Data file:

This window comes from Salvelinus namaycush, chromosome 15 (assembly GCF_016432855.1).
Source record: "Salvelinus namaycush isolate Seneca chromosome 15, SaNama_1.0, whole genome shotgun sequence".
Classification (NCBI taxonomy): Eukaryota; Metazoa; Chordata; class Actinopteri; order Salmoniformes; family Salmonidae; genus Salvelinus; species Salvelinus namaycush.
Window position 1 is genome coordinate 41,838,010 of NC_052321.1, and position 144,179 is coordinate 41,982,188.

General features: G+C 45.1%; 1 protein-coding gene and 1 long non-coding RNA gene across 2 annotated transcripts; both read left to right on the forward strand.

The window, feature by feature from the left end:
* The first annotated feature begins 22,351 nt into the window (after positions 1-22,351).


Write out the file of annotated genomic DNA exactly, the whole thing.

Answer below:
This window comes from Salvelinus namaycush, chromosome 15 (assembly GCF_016432855.1).
Source record: "Salvelinus namaycush isolate Seneca chromosome 15, SaNama_1.0, whole genome shotgun sequence".
Classification (NCBI taxonomy): Eukaryota; Metazoa; Chordata; class Actinopteri; order Salmoniformes; family Salmonidae; genus Salvelinus; species Salvelinus namaycush.
Window position 1 is genome coordinate 41,838,010 of NC_052321.1, and position 144,179 is coordinate 41,982,188.

General features: G+C 45.1%; 1 protein-coding gene and 1 long non-coding RNA gene across 2 annotated transcripts; both read left to right on the forward strand.

The window, feature by feature from the left end:
* The first annotated feature begins 22,351 nt into the window (after positions 1-22,351).